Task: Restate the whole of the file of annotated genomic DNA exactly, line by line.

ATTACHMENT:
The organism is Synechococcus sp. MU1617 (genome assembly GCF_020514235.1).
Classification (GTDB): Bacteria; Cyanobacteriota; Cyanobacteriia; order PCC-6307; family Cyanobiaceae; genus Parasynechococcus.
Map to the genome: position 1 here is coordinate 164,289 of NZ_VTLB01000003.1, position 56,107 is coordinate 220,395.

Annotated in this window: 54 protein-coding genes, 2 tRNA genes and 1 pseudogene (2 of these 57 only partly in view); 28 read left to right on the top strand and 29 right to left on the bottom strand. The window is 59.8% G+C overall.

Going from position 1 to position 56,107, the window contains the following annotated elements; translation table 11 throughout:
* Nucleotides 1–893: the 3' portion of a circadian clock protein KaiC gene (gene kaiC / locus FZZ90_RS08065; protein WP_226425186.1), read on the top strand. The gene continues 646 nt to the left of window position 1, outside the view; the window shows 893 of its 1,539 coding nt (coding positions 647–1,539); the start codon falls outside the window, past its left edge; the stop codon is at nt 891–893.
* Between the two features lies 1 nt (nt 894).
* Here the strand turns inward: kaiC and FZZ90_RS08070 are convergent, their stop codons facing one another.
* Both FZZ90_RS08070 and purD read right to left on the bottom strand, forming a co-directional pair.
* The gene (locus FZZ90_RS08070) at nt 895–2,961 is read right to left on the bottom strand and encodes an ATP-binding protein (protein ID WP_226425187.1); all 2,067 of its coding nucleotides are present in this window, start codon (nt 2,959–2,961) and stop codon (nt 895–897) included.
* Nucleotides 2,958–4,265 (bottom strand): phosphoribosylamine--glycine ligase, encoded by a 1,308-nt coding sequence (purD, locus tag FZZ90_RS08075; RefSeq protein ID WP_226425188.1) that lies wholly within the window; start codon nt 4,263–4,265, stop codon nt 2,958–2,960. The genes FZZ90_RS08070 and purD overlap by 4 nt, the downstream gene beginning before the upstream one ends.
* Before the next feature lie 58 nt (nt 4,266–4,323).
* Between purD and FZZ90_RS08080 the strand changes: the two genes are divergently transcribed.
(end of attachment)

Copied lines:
The organism is Synechococcus sp. MU1617 (genome assembly GCF_020514235.1).
Classification (GTDB): Bacteria; Cyanobacteriota; Cyanobacteriia; order PCC-6307; family Cyanobiaceae; genus Parasynechococcus.
Map to the genome: position 1 here is coordinate 164,289 of NZ_VTLB01000003.1, position 56,107 is coordinate 220,395.

Annotated in this window: 54 protein-coding genes, 2 tRNA genes and 1 pseudogene (2 of these 57 only partly in view); 28 read left to right on the top strand and 29 right to left on the bottom strand. The window is 59.8% G+C overall.

Going from position 1 to position 56,107, the window contains the following annotated elements; translation table 11 throughout:
* Nucleotides 1–893: the 3' portion of a circadian clock protein KaiC gene (gene kaiC / locus FZZ90_RS08065; protein WP_226425186.1), read on the top strand. The gene continues 646 nt to the left of window position 1, outside the view; the window shows 893 of its 1,539 coding nt (coding positions 647–1,539); the start codon falls outside the window, past its left edge; the stop codon is at nt 891–893.
* Between the two features lies 1 nt (nt 894).
* Here the strand turns inward: kaiC and FZZ90_RS08070 are convergent, their stop codons facing one another.
* Both FZZ90_RS08070 and purD read right to left on the bottom strand, forming a co-directional pair.
* The gene (locus FZZ90_RS08070) at nt 895–2,961 is read right to left on the bottom strand and encodes an ATP-binding protein (protein ID WP_226425187.1); all 2,067 of its coding nucleotides are present in this window, start codon (nt 2,959–2,961) and stop codon (nt 895–897) included.
* Nucleotides 2,958–4,265 (bottom strand): phosphoribosylamine--glycine ligase, encoded by a 1,308-nt coding sequence (purD, locus tag FZZ90_RS08075; RefSeq protein ID WP_226425188.1) that lies wholly within the window; start codon nt 4,263–4,265, stop codon nt 2,958–2,960. The genes FZZ90_RS08070 and purD overlap by 4 nt, the downstream gene beginning before the upstream one ends.
* Before the next feature lie 58 nt (nt 4,266–4,323).
* Between purD and FZZ90_RS08080 the strand changes: the two genes are divergently transcribed.